Killbox, the fourth book in the Sirantha Jax series by Ann Aguirre, was released on August 31. The other books in this space opera series are Grimspace, Wanderlust and Doubleblind, in that order. There will be six books total in the series with Aftermath scheduled for September 2011 and Endgame for September 2012.
Please note that since this is the fourth book in a series, there will be spoilers for the first three books. This is a series that I would definitely recommend reading in order beginning with Grimspace (review).
After leaving Ithiss-Tor, Jax sends a message that she is quitting her job as a diplomat the first chance she gets. It’s not that she doesn’t want to do her part to save humanity (and any other species that refrains from hostile actions such as devouring the flesh of anyone it feels like eating) – but diplomacy has never really been her strength. Instead, she takes an apprentice jumper and begins teaching him how to traverse grimspace.
Daily life is not as safe as it used to be, and for some peculiar reason the Morgut appear to be targeting scientists. As more and more people are attacked by the deadly Morgut, Jax and her friends realize that there are serious consequences to destroying the corrupt Farwan, which at least had a large number of patrols dedicated to aiding those in trouble. The Conglomerate comes to the same realization and offers March a position as commander of a new armada – with free reign to be “creative” due to limited funding and the urgency of defending the universe. Although it is a lot of responsibility, it’s also impossible to refuse, and the crew begins gathering a force of mercenaries of ill repute as the last hope against the Morgut threat.
After the political diplomacy in Doubleblind, this book packs in a lot more action. In spite of (or perhaps because of) this, it actually took a little longer for me to get emotionally involved in Killbox than the previous three novels, although I was very much emotionally involved by the time it ended. The beginning is not at all slow, quite the opposite – I was just being impatient about wanting to see certain threads from the last book picked up. The previous installment dealt a lot with Vel, my favorite character in the series, and I was hoping to see some of the parts about him from it followed up on some more. Although it took a little while to get to them, there were definitely some great scenes with Vel that I’m now hoping to see continued in the next novel.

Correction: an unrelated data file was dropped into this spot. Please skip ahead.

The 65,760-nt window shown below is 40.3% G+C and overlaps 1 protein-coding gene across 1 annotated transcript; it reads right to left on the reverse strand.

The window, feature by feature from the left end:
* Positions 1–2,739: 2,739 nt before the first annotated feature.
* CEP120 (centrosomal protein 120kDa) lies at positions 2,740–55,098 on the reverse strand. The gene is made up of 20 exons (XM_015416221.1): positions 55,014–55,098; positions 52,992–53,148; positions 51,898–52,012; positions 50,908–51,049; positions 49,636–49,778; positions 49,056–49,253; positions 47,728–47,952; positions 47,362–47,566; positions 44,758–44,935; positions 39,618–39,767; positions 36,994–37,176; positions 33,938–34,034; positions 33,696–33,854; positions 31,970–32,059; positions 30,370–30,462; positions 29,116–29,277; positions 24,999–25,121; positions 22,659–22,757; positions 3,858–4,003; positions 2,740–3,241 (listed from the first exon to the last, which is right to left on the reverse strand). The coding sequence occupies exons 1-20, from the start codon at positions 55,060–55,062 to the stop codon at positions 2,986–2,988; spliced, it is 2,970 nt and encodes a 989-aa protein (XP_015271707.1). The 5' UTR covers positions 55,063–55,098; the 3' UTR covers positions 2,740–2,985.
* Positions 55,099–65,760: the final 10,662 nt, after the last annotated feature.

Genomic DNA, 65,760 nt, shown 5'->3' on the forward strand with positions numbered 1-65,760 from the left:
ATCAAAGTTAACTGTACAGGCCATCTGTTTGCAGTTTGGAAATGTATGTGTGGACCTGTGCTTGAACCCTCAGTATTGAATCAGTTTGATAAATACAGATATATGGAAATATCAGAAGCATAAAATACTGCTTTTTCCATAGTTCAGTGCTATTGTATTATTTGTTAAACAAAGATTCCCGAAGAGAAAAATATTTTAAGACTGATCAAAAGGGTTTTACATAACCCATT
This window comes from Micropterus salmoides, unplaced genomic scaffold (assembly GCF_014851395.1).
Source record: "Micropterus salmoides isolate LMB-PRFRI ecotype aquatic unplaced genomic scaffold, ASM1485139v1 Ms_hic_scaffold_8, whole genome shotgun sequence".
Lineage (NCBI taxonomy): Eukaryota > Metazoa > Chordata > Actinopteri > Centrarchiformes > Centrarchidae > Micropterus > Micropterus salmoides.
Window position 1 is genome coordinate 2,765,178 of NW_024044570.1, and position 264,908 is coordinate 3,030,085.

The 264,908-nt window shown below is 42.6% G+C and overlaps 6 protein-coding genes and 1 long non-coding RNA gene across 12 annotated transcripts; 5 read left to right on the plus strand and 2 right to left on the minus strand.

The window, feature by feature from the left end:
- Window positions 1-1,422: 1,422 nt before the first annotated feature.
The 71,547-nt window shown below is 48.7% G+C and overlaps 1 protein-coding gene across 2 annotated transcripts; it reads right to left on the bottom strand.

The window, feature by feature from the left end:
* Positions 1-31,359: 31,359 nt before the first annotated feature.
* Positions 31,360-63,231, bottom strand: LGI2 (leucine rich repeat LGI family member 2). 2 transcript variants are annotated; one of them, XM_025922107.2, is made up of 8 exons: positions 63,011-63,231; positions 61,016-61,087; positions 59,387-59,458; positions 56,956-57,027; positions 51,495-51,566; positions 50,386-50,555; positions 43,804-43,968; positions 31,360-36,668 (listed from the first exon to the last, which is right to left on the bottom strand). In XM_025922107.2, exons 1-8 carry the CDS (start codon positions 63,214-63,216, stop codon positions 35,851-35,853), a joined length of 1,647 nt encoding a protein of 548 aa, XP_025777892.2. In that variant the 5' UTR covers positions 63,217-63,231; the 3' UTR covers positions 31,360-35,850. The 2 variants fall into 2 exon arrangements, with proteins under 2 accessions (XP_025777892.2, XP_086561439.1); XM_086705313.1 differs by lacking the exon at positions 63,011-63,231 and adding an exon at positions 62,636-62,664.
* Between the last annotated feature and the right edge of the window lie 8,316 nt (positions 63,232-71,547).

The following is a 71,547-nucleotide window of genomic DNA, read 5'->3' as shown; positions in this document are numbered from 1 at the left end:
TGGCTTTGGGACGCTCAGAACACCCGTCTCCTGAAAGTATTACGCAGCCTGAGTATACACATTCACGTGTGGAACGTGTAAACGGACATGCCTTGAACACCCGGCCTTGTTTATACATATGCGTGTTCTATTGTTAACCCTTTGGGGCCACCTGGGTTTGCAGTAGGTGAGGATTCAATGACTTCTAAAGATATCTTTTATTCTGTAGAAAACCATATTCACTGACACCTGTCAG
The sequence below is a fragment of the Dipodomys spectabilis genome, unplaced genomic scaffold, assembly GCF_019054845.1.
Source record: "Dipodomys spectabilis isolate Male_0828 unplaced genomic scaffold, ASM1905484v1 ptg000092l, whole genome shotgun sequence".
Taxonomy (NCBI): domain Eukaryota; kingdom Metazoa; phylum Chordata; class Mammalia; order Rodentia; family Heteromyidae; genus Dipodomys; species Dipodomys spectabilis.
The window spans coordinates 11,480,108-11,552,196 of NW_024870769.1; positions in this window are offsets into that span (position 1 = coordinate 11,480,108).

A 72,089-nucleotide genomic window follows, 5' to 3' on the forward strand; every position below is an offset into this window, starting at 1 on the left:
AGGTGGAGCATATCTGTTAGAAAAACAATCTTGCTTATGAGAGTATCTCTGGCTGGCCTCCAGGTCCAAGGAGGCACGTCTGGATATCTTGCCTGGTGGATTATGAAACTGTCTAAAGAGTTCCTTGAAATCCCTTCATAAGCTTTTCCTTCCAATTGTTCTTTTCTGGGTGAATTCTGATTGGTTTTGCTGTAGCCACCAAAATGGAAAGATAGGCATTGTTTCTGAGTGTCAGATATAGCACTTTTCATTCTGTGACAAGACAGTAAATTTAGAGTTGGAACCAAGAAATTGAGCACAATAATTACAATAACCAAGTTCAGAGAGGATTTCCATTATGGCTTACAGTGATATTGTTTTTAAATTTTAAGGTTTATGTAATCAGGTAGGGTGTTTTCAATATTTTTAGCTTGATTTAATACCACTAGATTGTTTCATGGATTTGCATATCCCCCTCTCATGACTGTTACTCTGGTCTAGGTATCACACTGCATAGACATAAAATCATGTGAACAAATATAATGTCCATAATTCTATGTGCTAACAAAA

There’s lots of danger, excitement and battles, and Aguirre continues to maintain an excellent balance between moving the plot forward and developing the characters. At first it did seem as though there was more adventure and less of the character moments, but there were some – they were just mainly with March. Ever since the second book, I’ve much preferred reading about the friendships Jax has developed to the romance, especially her relationships with the alien Vel and the ship’s mechanic Dina, an exiled princess. By the time it reached the big cliffhanger ending, not only had there been some fantastic conversations with both Vel and Dina, but it had definitely also taken me on an emotionally harrowing journey. The last 50 – 60 pages made me cry not just once but twice (which rarely happens at all).
Another major highlight is the return of some characters we haven’t seen since the very first book, but the most rewarding part is the development of Jax herself. She continues to grow as a character and has changed so much since the first book. Even better, just how much she has grown is shown through her actions – we’re not just told she’s not the same Jax but we’re shown time and again that she has come a long way since the first book. It did get on my nerves a little that we were told she wasn’t the same so many times instead of just letting her deeds speak for themselves, but considering the story is told from Jax’s perspective, I don’t think it’s unrealistic. Someone who has undergone as much of a metamorphosis as she has over the course of this series is probably going to be continually amazed by the contrast between how she reacts now and how she would have reacted just a short time ago.
The writing itself has also improved since the first novel. While is still mainly straightforward and sometimes fractured prose as it’s told from Jax’s perspective in present tense, there were a couple of phrases and observations that struck me as lovely. The turmoil at the end especially was very moving.
It was somewhat annoying that March and Jax were apart yet again in this book. Although the reason behind it was logical, the fact that it keeps happening over and over again is making it feel contrived to me. It’s starting to seem like every book needs to have a new dilemma for keeping some tension in the romance so it doesn’t get stale before the final book.
Overall, this is a strong addition to the Sirantha Jax series. It has plenty of action and adventure, the characters continue to grow, and the writing has matured since the first book. One final word of advice: do have a box of tissues handy and be prepared to curse the book for ending where it does.
My Rating: 8/10
Where I got my reading copy: Review copy from the publisher.
Reviews of other books in this series: